Disk Space Side Effects of SQL Server Data Tools

SQL Server Data Tools (SSDT) installs LocalDB, a new version of SQL Express. For details on LocalDB, please refer to Introducing LocalDB, an improved SQL Express.

As Kevin Cunnane explains in the SQL Server forum thread Importing database always defaults to localdb, creating a SQL Server database project by SSDT always creates a database on LocalDB, (localdb)\Projects since September 2012 update of SSDT. And of course, one cannot change this behavior – well, why should we, just because we do have a SQL Server installed on our dev box?

Kevin points out that the database is empty and only populated on debug/deploy. So another 4 MB are wasted on my profile drive. Why on my profile drive? Because the database files are located on %user%/AppData/Local/Microsoft/VisualStudio/SSDT. Of course, you can delete the database, also from within SQL Server Management Studio, as soon as you close the database project. But when you re-open the project, the database is re-created.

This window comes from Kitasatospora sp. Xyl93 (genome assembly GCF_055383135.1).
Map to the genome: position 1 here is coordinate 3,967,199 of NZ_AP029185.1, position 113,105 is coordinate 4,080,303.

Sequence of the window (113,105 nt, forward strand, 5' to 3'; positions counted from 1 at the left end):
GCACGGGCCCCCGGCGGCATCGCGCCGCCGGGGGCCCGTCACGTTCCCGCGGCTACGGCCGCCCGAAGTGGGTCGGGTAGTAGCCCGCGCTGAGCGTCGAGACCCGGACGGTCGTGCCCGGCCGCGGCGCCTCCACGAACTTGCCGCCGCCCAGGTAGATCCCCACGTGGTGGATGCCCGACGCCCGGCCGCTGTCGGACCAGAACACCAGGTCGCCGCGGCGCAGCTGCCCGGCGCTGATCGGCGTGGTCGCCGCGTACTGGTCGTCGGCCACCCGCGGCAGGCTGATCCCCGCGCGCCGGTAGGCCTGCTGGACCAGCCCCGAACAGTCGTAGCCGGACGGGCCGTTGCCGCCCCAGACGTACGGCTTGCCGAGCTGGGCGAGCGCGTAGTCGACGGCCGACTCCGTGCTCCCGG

The system databases, error logs and event files are located at %user%/AppData/Local/Microsoft/Microsoft SQL Server Local DB/Instances/Projects (or V11.0, if you do not have September 2012 update or later installed). Here you can remove the event log and system health files from time to time, if LocalDB won’t do so. If you like to test it (I didn’t): the directory is set in the registry under HKEY_CURRENT_USER\Software\Microsoft\Microsoft SQL Server\UserInstances. In case there is more than one entry below this key, have fun 😉 This seems to happen when you have SSDT installed before the September 2012 update, and then updated it.

Trying to change some settings of LocalDB using SQL Server Management Studio, like database default locations or error log recycling, led to an ‘Access denied’ exception on my machine.

But that’s not all. There is also a .dbmdl file created, having about 8 MB on my really small sample database project. This file can be deleted too, but will be re-created. Some guys on the web say that .dbmdl files are only used as a cache per user. This is why they should not be put under source control.

So in case you run out of disk space, check your profile for LocalDB database, log or health files and your projects for .dbmdl files.